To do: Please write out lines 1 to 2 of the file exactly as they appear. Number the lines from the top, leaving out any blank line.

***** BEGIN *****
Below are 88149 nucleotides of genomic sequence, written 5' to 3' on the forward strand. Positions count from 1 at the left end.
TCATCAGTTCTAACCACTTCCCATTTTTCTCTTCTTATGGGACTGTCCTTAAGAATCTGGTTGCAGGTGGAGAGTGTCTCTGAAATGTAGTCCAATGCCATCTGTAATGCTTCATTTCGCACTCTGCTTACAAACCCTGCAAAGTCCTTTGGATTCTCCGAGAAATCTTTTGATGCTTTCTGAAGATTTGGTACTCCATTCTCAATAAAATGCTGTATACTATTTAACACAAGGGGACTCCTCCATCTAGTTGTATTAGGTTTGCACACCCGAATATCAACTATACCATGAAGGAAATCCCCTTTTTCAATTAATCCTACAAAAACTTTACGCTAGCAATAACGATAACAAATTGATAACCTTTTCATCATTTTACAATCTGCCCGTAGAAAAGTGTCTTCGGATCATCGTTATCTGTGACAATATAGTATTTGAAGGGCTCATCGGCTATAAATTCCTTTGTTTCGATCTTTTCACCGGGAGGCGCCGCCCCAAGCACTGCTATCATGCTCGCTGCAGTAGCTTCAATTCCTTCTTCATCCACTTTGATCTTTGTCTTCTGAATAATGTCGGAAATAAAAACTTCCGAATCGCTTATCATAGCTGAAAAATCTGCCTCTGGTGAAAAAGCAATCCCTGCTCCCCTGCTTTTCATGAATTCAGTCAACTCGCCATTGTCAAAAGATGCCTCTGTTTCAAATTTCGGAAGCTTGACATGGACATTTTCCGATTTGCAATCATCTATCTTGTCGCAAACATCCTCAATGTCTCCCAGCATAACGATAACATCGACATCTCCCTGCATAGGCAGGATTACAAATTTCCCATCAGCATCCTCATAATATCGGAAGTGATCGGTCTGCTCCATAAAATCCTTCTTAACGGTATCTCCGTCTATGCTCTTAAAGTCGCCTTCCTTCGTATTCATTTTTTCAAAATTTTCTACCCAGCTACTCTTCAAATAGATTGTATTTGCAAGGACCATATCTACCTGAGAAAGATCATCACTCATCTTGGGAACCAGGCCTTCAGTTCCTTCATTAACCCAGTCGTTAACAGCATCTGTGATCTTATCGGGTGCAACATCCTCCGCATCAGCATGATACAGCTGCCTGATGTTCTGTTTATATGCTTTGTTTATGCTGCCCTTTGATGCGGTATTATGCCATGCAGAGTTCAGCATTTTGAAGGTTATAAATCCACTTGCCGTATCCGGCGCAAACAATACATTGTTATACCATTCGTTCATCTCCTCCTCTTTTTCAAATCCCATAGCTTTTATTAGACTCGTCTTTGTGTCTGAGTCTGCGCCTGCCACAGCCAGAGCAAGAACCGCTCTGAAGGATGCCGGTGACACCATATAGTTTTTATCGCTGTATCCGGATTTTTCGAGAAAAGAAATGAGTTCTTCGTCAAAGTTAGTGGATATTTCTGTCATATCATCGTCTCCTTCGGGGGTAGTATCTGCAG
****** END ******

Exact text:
Below are 88149 nucleotides of genomic sequence, written 5' to 3' on the forward strand. Positions count from 1 at the left end.
TCATCAGTTCTAACCACTTCCCATTTTTCTCTTCTTATGGGACTGTCCTTAAGAATCTGGTTGCAGGTGGAGAGTGTCTCTGAAATGTAGTCCAATGCCATCTGTAATGCTTCATTTCGCACTCTGCTTACAAACCCTGCAAAGTCCTTTGGATTCTCCGAGAAATCTTTTGATGCTTTCTGAAGATTTGGTACTCCATTCTCAATAAAATGCTGTATACTATTTAACACAAGGGGACTCCTCCATCTAGTTGTATTAGGTTTGCACACCCGAATATCAACTATACCATGAAGGAAATCCCCTTTTTCAATTAATCCTACAAAAACTTTACGCTAGCAATAACGATAACAAATTGATAACCTTTTCATCATTTTACAATCTGCCCGTAGAAAAGTGTCTTCGGATCATCGTTATCTGTGACAATATAGTATTTGAAGGGCTCATCGGCTATAAATTCCTTTGTTTCGATCTTTTCACCGGGAGGCGCCGCCCCAAGCACTGCTATCATGCTCGCTGCAGTAGCTTCAATTCCTTCTTCATCCACTTTGATCTTTGTCTTCTGAATAATGTCGGAAATAAAAACTTCCGAATCGCTTATCATAGCTGAAAAATCTGCCTCTGGTGAAAAAGCAATCCCTGCTCCCCTGCTTTTCATGAATTCAGTCAACTCGCCATTGTCAAAAGATGCCTCTGTTTCAAATTTCGGAAGCTTGACATGGACATTTTCCGATTTGCAATCATCTATCTTGTCGCAAACATCCTCAATGTCTCCCAGCATAACGATAACATCGACATCTCCCTGCATAGGCAGGATTACAAATTTCCCATCAGCATCCTCATAATATCGGAAGTGATCGGTCTGCTCCATAAAATCCTTCTTAACGGTATCTCCGTCTATGCTCTTAAAGTCGCCTTCCTTCGTATTCATTTTTTCAAAATTTTCTACCCAGCTACTCTTCAAATAGATTGTATTTGCAAGGACCATATCTACCTGAGAAAGATCATCACTCATCTTGGGAACCAGGCCTTCAGTTCCTTCATTAACCCAGTCGTTAACAGCATCTGTGATCTTATCGGGTGCAACATCCTCCGCATCAGCATGATACAGCTGCCTGATGTTCTGTTTATATGCTTTGTTTATGCTGCCCTTTGATGCGGTATTATGCCATGCAGAGTTCAGCATTTTGAAGGTTATAAATCCACTTGCCGTATCCGGCGCAAACAATACATTGTTATACCATTCGTTCATCTCCTCCTCTTTTTCAAATCCCATAGCTTTTATTAGACTCGTCTTTGTGTCTGAGTCTGCGCCTGCCACAGCCAGAGCAAGAACCGCTCTGAAGGATGCCGGTGACACCATATAGTTTTTATCGCTGTATCCGGATTTTTCGAGAAAAGAAATGAGTTCTTCGTCAAAGTTAGTGGATATTTCTGTCATATCATCGTCTCCTTCGGGGGTAGTATCTGCAG